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China’s Huawei Technologies is doubling down on software investment as cars are getting smarter and cloud computing is becoming increasingly important to all business, according to the handset maker’s rotating chairman.
“We are seeking opportunities in software to hike investment and revenue from software and services,” Xu Zhijun said to Yicai Global during an analyst summit yesterday.
The core of cloud computing services is software and Huawei has recently decided that is its new focal point, said Xu who was recently appointed as chairman of the firm’s cloud computing unit.
“Huawei will raise its investment in autonomous driving technologies.” The Shenzhen-based company will put more money into car parts and especially autopilot software to help carmakers produce connected vehicles, Xu added.
Huawei is cooperating with three automakers, including BAIC Group and its Arcfox brand, as well as Chongqing-based Changan Automobile and Guangzhou Automobile Group, which will roll out smart vehicles marked with the slogan ‘Huawei Inside’ in the fourth quarter, said the chief.
‘Huawei Inside’ will adorn cars that are equipped with the firm’s autonomous driving technology so that people will know about it, said Xu.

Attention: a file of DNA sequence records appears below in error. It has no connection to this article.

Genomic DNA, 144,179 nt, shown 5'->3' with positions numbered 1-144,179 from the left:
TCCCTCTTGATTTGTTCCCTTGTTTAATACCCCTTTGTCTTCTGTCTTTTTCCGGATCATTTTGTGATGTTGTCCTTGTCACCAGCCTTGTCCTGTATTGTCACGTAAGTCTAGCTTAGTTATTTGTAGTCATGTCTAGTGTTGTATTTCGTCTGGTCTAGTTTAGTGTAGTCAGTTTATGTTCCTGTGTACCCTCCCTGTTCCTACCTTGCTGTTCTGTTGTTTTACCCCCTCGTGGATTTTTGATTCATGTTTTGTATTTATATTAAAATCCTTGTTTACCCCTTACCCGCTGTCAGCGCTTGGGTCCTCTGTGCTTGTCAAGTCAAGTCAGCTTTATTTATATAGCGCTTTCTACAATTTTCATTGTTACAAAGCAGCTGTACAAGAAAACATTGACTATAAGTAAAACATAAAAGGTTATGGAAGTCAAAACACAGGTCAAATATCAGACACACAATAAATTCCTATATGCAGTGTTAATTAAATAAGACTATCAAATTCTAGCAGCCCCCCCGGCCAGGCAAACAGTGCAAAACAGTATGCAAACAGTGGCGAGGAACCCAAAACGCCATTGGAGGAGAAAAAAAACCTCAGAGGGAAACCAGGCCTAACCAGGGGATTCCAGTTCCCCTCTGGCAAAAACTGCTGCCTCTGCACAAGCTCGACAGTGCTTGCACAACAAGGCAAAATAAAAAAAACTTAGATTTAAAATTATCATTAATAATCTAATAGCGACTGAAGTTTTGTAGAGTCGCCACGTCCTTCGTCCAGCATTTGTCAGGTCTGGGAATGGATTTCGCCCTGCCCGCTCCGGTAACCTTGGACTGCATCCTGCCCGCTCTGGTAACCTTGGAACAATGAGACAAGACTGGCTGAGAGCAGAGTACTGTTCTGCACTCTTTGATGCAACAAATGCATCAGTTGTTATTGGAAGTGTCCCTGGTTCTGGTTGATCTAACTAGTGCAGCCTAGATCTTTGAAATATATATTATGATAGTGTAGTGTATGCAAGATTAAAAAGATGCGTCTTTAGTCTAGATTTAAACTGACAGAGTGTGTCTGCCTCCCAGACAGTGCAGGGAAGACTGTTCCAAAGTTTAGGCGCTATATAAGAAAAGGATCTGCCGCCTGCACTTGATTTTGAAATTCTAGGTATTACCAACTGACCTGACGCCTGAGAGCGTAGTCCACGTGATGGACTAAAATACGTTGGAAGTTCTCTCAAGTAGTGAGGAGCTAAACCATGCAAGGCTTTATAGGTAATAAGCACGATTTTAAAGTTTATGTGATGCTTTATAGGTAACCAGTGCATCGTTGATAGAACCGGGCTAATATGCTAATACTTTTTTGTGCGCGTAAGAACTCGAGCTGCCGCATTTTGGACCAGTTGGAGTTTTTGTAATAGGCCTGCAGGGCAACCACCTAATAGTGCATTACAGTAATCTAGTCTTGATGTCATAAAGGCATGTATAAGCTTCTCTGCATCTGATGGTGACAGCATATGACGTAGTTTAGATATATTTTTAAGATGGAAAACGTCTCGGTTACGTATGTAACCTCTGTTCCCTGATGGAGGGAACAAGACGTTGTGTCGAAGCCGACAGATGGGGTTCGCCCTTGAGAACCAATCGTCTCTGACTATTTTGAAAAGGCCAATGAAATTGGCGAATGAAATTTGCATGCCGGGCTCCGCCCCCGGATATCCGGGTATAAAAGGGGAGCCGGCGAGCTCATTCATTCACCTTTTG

Huawei has invested USD1 billion in developing intelligent vehicle parts, Xu revealed. “Our smart vehicle teams tell me their technologies are the best, achieving 1,000 kilometers of autonomous driving without intervention, much better than Tesla.”
Huawei will improve its software to reduce its dependence on chips and tackle the challenges posed by the US sanctions, said Xu. Due to its addition to the Entity List in May 2019, the Chinese firm is limited in its purchases of US-made technologies. In late 2018, the board of directors decided to spend USD2 billion to enhance the firm’s software engineering capability to a higher level over the next five years, said Xu.
The telecoms behemoth is sticking to its 2018 decision to refrain from car manufacturing. “Huawei talked with many carmakers and learned that the auto industry does not need Huawei-branded vehicles but the firm’s information and communication technology,” said Xu.
But Huawei won’t cooperate with too many carmakers and hasn’t yet decided on the brand names, according to the chairman. “We choose in-depth partnerships with automakers to empower them via ‘Huawei Inside’ and enable co-manufactured vehicles to be future-oriented.”
Huawei announced some new appointments at its cloud business unit on April 9. Besides Xu’s new role as the unit’s chairman, Yu Chengdong, chief executive of Huawei’s consumer business group, will serve as the subsidiary’s chief executive.